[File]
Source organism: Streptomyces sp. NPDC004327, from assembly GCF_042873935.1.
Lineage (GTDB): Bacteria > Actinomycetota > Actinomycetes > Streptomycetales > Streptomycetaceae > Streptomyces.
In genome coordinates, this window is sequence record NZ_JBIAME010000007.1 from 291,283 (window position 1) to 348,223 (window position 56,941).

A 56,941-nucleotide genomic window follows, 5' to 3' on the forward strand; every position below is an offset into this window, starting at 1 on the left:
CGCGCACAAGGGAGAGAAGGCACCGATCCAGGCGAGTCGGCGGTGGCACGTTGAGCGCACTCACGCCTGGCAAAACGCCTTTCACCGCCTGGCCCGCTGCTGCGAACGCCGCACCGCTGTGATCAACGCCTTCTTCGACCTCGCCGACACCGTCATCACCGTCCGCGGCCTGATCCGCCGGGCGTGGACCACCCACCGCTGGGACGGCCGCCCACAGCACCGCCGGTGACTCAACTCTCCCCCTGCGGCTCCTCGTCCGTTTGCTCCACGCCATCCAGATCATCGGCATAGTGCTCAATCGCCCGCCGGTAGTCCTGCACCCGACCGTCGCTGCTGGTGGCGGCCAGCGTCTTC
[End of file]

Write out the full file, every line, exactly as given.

Source organism: Streptomyces sp. NPDC004327, from assembly GCF_042873935.1.
Lineage (GTDB): Bacteria > Actinomycetota > Actinomycetes > Streptomycetales > Streptomycetaceae > Streptomyces.
In genome coordinates, this window is sequence record NZ_JBIAME010000007.1 from 291,283 (window position 1) to 348,223 (window position 56,941).

A 56,941-nucleotide genomic window follows, 5' to 3' on the forward strand; every position below is an offset into this window, starting at 1 on the left:
CGCGCACAAGGGAGAGAAGGCACCGATCCAGGCGAGTCGGCGGTGGCACGTTGAGCGCACTCACGCCTGGCAAAACGCCTTTCACCGCCTGGCCCGCTGCTGCGAACGCCGCACCGCTGTGATCAACGCCTTCTTCGACCTCGCCGACACCGTCATCACCGTCCGCGGCCTGATCCGCCGGGCGTGGACCACCCACCGCTGGGACGGCCGCCCACAGCACCGCCGGTGACTCAACTCTCCCCCTGCGGCTCCTCGTCCGTTTGCTCCACGCCATCCAGATCATCGGCATAGTGCTCAATCGCCCGCCGGTAGTCCTGCACCCGACCGTCGCTGCTGGTGGCGGCCAGCGTCTTC